Nurse Was Holding Up Until Relatives Arrived

 In Nurses Weekly

Twelve doctors at her hospital and the chief executive were sickened with the coronavirus. A colleague had died. Patients as young as 19 were being placed on ventilators.

But Michele Acito, the director of nursing at Holy Name Medical Center, in the hardest-hit town in New Jersey’s hardest-hit county, felt like she was holding up.

Then her mother-in-law, sister-in-law and brother-in-law arrived.

At Holy Name in Teaneck, 20 patients died in 72 hours. One of them was Edna Acito, Ms. Acito’s mother-in-law. She had turned 89 on April 2. It was a bittersweet day with a team of medical workers singing “Happy Birthday” from the hallway, just outside a modified door made from plastic sheathing and a zipper.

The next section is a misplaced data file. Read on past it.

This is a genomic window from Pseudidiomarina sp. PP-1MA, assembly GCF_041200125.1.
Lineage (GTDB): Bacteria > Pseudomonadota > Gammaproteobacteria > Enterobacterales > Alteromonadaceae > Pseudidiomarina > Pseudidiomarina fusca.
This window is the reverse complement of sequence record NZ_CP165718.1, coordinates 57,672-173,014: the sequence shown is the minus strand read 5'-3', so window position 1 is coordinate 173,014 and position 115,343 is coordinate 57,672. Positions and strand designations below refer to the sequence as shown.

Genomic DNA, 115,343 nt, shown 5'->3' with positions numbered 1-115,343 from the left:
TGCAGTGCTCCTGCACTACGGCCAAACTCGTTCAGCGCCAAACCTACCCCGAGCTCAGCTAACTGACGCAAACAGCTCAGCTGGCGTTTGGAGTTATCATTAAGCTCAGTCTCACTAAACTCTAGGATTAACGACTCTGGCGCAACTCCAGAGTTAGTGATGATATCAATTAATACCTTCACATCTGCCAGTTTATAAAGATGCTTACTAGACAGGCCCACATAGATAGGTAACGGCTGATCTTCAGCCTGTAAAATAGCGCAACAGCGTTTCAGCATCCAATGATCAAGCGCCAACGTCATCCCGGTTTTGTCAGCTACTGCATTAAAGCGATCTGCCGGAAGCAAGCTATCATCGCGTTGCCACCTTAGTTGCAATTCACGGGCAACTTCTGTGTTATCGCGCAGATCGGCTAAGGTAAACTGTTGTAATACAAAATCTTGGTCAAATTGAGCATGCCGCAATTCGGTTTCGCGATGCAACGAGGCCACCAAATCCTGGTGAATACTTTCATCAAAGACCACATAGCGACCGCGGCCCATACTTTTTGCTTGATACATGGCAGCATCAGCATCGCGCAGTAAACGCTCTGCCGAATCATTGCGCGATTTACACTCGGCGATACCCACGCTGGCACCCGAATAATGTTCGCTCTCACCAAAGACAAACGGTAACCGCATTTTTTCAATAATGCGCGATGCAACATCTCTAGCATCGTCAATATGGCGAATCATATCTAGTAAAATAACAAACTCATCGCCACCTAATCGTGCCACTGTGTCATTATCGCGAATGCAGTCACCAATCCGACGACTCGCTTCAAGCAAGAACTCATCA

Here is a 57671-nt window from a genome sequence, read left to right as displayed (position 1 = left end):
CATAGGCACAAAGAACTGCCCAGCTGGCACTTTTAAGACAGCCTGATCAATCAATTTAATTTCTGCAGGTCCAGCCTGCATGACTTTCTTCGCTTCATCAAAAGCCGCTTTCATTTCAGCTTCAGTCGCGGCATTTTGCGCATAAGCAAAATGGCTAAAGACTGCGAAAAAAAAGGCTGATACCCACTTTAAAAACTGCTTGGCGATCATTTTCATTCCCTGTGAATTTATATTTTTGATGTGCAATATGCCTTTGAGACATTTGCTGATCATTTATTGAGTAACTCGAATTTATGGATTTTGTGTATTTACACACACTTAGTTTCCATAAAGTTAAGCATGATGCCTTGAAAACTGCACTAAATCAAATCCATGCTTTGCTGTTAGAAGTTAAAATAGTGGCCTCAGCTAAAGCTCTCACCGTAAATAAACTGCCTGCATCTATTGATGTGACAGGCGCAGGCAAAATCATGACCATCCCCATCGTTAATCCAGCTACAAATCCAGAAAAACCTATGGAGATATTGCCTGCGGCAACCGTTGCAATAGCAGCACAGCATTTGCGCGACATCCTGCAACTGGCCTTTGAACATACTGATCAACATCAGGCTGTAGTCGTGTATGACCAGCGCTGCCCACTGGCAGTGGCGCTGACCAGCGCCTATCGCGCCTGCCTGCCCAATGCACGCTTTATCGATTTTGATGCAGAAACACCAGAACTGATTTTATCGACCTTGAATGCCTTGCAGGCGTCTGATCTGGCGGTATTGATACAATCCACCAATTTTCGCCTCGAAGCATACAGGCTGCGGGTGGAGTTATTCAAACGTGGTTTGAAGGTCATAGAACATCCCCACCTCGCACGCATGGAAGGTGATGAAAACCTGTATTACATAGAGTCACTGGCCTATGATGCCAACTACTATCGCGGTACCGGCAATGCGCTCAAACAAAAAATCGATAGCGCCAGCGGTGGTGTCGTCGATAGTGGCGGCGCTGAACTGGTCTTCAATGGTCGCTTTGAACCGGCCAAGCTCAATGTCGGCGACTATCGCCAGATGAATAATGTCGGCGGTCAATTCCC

No visitors were allowed in. But the older woman’s nine children expressed their love through an iPad as Ms. Acito held her hand. She died early Saturday.

“You compartmentalize,” Ms. Acito, 57, said. “You go home. You shower it off. But when you have a family member here, you can’t scrub that off.”


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